Journal of Water Resource and Protection
Vol.6 No.1(2014), Article ID:42355,7 pages DOI:10.4236/jwarp.2014.61009

Water Quality and Phytoplankton Diversity in Büyükçekmece Watershed, Turkey

Yasemin Gulecal*, Mustafa Temel

Department of Freshwater Biology, University of Istanbul, Istanbul, Turkey

Email: *

Received November 28, 2013; revised December 26, 2013; accepted January 18, 2014


Seasonal changes in the diversity of phytoplankton and its relationships to the water quality in Büyükçekmece Watershed in Istanbul, Turkey were studied in this study during one-year period, from January 2009 to December 2009. Physico-chemical parameters, main criteria of water quality, were observed. Having identified species from 6 divisions, including Bacillariophyta, Chlorophyta, Cyanophyta, Euglenophyta, Dinophyta and Cryptophyta within the phytoplankton of Büyükçekmece Lake, and that of the named influent streams, Bacillariophyta among these divisions has been specified as the richest group in species variety. Among the streams having gone under sampling, Tahtaköprü Stream has displayed the species variety (48), and respectively Karasu (45), Hamza Stream (32), Beylikçayırı Stream (21) and Ahlat Stream (7) have come thereafter. Within the phytoplankton of Büyükçekmece Lake, 66 species have been identified. It was determined that the water qualities of Büyükçekmece Lake and related streams were varies I, II and III.

Keywords:Büyükçekmece Watershed; Diversity; Water Quality; Phytoplankton

1. Introduction

Today 1.2 billion people (20% of the world population) already have no secure access to clean drinking water and 2.4 billion people do not dispose of access to sanitary installations. Millions of children die every year due to polluted water [1]. In this respect, researches in water quality are important to increase the awareness of more efficient use of water and water resources that are the most precious treasure of humankind. Annual available water per capita is 3690 m3 in Turkey whereas world average is 7600 m3. Even though Turkey is not one of the water-poor countries, there is still shortage of water. Also, to minimize the adverse impact of climate change, existing water resources should be used wisely [2]. Hence, sources supplying freshwater to mega cities such as Istanbul must be closely monitored and biologically investigated to ensure the quality.

The phytoplankton in a freshwater source is an important biological indicator of the water quality. Phytoplankton studies and monitoring are useful for control of the physico-chemical and biological conditions of the water in any irrigation project [3]. Therefore, certain groups of phytoplankton, especially blue-green algae, can degrade recreational value of surface water, particularly thick surface scum, which reduces the use of amenities for contact sports, or large concentrations, which cause deoxygenation of the water leading to fish death [4]. Over the last few decades, there has been much interest in the processes influencing the development of phytoplankton communities, primarily in relation to water quality [5-7].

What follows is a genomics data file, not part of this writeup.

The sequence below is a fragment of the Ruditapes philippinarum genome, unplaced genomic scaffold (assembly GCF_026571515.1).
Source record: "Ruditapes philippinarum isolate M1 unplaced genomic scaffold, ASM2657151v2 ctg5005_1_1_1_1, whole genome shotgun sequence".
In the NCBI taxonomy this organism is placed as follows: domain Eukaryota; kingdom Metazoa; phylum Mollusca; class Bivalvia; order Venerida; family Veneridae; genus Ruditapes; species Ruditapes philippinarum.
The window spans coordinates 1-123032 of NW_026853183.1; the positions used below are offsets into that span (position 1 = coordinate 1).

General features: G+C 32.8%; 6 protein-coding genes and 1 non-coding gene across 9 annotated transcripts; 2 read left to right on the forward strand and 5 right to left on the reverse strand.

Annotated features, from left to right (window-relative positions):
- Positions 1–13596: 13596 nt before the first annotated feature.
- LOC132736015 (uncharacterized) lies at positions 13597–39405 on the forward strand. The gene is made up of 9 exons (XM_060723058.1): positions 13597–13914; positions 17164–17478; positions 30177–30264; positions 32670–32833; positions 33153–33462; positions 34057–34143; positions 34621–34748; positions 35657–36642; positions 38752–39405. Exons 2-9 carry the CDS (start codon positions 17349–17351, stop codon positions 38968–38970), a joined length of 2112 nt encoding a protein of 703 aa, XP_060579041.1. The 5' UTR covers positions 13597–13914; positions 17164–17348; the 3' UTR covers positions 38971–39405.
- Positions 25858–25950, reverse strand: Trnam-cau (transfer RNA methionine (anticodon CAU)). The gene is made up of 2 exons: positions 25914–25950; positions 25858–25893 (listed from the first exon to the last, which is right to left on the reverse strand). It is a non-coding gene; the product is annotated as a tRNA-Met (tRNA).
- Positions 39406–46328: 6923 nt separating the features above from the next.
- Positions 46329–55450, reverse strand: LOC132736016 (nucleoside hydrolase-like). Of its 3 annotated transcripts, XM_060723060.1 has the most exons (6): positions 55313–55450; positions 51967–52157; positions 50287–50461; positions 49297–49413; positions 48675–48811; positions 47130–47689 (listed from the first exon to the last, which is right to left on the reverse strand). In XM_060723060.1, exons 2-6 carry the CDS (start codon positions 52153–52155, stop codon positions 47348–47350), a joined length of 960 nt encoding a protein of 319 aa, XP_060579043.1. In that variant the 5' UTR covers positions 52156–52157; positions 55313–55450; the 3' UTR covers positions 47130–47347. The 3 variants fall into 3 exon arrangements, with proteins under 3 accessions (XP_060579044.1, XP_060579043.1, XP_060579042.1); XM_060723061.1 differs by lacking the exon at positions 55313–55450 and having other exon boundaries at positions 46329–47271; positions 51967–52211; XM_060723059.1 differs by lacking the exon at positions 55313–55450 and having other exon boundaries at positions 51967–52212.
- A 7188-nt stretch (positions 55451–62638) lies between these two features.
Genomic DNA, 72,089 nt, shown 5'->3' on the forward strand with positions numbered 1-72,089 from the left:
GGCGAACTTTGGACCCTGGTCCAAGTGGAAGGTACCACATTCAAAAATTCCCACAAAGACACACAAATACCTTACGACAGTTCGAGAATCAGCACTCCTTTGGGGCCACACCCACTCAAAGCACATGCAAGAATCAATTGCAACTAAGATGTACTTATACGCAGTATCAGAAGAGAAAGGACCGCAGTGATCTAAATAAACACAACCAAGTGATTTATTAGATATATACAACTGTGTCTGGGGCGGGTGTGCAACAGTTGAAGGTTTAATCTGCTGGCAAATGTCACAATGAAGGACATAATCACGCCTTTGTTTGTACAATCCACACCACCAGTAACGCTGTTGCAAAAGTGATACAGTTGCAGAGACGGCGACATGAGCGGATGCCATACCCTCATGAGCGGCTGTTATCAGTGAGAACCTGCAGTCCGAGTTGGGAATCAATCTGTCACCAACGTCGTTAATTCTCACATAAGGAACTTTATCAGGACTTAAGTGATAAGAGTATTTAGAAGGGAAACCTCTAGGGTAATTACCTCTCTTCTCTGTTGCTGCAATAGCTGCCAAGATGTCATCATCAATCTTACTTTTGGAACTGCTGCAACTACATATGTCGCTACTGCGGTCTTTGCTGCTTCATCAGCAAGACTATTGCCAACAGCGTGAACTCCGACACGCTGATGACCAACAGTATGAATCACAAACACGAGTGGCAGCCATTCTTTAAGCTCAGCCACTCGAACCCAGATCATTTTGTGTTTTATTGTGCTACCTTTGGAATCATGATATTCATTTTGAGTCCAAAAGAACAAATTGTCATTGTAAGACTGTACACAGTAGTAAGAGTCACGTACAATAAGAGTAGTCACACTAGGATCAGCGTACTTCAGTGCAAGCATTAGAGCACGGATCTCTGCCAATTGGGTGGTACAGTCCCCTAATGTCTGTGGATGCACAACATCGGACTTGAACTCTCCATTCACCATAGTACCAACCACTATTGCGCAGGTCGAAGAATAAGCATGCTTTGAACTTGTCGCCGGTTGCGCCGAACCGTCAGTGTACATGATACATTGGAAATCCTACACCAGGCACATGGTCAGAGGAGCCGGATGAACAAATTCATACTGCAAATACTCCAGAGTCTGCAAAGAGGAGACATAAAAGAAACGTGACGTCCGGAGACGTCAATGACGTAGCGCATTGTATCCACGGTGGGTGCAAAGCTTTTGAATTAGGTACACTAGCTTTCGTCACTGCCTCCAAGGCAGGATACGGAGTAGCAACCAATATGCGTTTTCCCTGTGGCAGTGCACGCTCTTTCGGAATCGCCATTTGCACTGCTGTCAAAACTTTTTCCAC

The algae co-occur even though each species has a specific niche based on its physiological requirements and the constraints of the environment. These are many detailed descriptions of phytoplankton succession being correlated with changes in environmental parameters particularly temperature, light, nutrients availability and mortality factors such as grazing and parasitism. Because the variation of phytoplankton succession is strongly linked to meteorological and water stratification mixing processes, patterns in temperate ecosystems differ considerably from those of tropical waters [8]. The dynamics of phytoplankton are a function of some environmental processes that affect species diversity. For example, the onset of the spring bloom in dimictic lakes is controlled by the relief of light limitation at a time when nutrient concentrations are high and growth abundance is low [9]. The abundance of algae of different kinds is rather closely associated with restricted seasonal periodicity, differing of course in widely separated geographical locations [10].

The study area Büyükçekmece Watershed has approximately 63,000 ha surface area, and it is the second largest watershed in Istanbul. Annually, 17% of drinking water of Istanbul is supplied from this watershed. As this area is under risk due to farmland, industrial activities and increase in population, it has to be kept under supervision. Although there are researches on the water quality and phytoplankton of Büyükçekmece Lake [11,12], the phytoplankton and water quality of the streams emptying into to Büyükçekmece Watershed have not been researched yet. In this study, the purpose was to specify the phytoplankton diversity and certain physicochemical parameters of Büyükçekmece Lake and the streams feeding the lake, e.g. Hamza Stream, Ahlat Stream, Karasu Stream, Tahtaköprü Stream, Beylikçayı Stream and elucidate the linkages among phytoplankton community composition and water quality. Furthermore, it is thought that the data obtained from this study will provide information to similar studies and contribute to Turkey’s algal flora.